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Title:The effect of rumen- protected protein and amino acids, and genetic milk casein polymorphism on dairy cows’ performance
Author(s):Rivelli Bixquert, Maria Ines
Director of Research:Cardoso, Felipe C.
Doctoral Committee Chair(s):Cardoso, Felipe C.
Doctoral Committee Member(s):Cecava, Michael; Stein, Hans H.; Drackley, James K.; Doane, Perry H.
Department / Program:Animal Sciences
Discipline:Animal Sciences
Degree Granting Institution:University of Illinois at Urbana-Champaign
Degree:Ph.D.
Genre:Dissertation
Subject(s):nitrogen efficiency
rumen-protected AA
rumen-protected protein, milk protein polymorphism
Abstract:As world population increases, food security is an issue that needs to be addressed. There is a need to produce more food, particularly protein, to feed the growing population and lower hunger and diminish food insecurity. One of FAO (2018) targets is “ by 2030, end hunger and ensure access by all people, in particular the poor and people in vulnerable situations, including infants, to safe, nutritious and sufficient food all year round”. Food security is linked not only to food quantity but also quality. Therefore, the question is: how, we, as animal scientists are going to address this objective? Improving dairy industry’s production, particularly N efficiency, can effectively improve the supply of milk and reduce ammonia emissions per unit of milk. Furthermore, a more ample knowledge on genetic milk protein variants could help to improve milk yield efficiency. Rumen protected (RP) technologies could help to lower the total amount of CP offered, and enhance milk production and N efficiency. The aim of a first study was to determine the effects of two RUP sources (processed soybean meal or a processed blend of canola meal and soybean meal) on digestibility, degradability, and performance of lactating dairy cows. Cows fed a RUP source based on canola and soybean meal (TCSM) had greater milk lactose concentrations and casein (CN) as a percentage of protein than cows fed a RUP source based on soybean meal (TSBM); and lower BHB and MUN concentrations compared to cows not receiving a RUP source (CON) and TSBM. Nitrogen intake was lower for cows fed TCSM, they had greater milk nitrogen efficiency compared to cows fed CON and a tendency for lower urinary N excretion as a percentage of N intake than cows fed TSBM. Results suggested that diets containing certain type of RUP have the potential for improving milk CN concentration and N utilization, thereby reducing potential negative impacts on the environment. In a second study, 2 experiments were carried out. The objective of the first experiment was to test 8 encapsulated RP Lys prototypes (ADM). The second experiment had the objective to determine the short-term effects of RP and post-ruminal Lys (NPL) supplementation to dairy cows on protein and AA in blood, production of milk, and milk components. Plasma Lys concentration as a percentage of total amino acids was greater for cows fed a commercially available RP Lys (Ajinomoto) source throughout both experiments. There were no differences in plasma Lys concentration as a percentage of indispensable amino acids between cows fed the commercially RP Lys source and certain NPL prototypes. Cows fed NPL had greater milk yield and milk protein yield than cows fed the commercially RP Lys source. Lastly, a third study was performed to evaluate the correlation between Holstein cow’s genetic milk protein variants and diet (RDP) composition on feed intake and milk yield. We hypothesized that milk and milk protein yield differences among Holstein cows are due to the differences in dietary RDP:RUP proportions and not to cows’ genetic milk protein variant. Results indicated that under the conditions of the present study, cows fed lesser RDP and greater RUP proportions had greater milk, milk protein, casein, and lactose yields. There were no differences for casein as a percentage of protein between cows fed lesser or greater RDP proportions. Hence, diet manipulation, particularly RDP:RUP ratio, is a promising strategy to enhance milk and milk products quality. There were differences in casein as a percentage of protein and numerical differences in milk and protein yield between homozygotes and heterozygotes for the three casein genetic variants (α, β, and κ). Selecting herds for desired milk protein alleles such as B_B homozygotes κ-CN, β-LG, and A1_A1 β-CN could beneficially impact the dairy industry by enhancing milk yields that yield greater quality and quantity cheese. Milk and milk protein yields differences were found between A1_A1 and A2_A2 cows but the genetic polymorphism of bovine β-CN and the impact of these two variants on human health still remains an open matter.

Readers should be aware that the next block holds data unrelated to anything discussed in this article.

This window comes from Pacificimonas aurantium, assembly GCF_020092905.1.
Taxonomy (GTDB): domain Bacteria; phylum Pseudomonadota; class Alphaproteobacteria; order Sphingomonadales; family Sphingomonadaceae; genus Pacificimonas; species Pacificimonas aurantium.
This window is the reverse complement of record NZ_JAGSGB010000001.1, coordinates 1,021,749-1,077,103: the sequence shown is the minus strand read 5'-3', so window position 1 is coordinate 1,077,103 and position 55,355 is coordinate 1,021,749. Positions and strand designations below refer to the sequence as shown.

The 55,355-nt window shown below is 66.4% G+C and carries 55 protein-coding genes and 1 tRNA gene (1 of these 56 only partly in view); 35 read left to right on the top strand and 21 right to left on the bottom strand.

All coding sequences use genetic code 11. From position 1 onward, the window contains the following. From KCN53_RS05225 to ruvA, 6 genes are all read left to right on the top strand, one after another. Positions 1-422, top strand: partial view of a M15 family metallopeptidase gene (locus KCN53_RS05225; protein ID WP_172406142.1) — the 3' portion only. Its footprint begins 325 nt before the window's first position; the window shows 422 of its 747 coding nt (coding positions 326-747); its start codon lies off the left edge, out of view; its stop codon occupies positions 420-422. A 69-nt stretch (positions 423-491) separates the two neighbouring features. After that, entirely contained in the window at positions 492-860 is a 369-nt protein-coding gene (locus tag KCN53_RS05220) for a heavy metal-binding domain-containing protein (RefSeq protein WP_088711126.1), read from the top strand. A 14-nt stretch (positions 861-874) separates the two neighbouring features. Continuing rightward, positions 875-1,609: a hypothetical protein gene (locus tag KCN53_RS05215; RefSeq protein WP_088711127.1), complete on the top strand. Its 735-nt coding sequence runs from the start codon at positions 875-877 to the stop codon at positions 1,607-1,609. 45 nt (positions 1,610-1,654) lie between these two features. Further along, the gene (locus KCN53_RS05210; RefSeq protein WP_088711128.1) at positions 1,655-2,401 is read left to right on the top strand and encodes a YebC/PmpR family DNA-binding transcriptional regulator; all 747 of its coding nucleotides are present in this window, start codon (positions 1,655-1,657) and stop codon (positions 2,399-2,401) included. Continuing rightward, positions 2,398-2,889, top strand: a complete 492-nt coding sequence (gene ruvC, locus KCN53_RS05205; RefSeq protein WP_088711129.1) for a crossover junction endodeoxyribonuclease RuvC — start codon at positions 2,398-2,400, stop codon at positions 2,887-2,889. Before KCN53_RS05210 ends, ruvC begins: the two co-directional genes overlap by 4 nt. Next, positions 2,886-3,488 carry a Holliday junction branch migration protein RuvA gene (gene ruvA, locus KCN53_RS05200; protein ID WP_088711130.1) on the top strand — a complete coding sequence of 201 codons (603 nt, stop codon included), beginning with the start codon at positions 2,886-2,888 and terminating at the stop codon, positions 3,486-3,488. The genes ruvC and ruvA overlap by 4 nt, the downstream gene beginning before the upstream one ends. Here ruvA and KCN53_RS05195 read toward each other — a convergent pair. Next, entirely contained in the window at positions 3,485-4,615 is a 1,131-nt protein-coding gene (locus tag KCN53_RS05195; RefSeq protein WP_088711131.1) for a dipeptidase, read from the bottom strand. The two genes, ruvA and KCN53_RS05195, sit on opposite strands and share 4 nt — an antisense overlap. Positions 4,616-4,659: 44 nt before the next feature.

Issue Date:2019-07-03
Type:Text
URI:http://hdl.handle.net/2142/105622
Rights Information:Copyright 2019 Ines Rivelli
Date Available in IDEALS:2019-11-26
Date Deposited:2019-08


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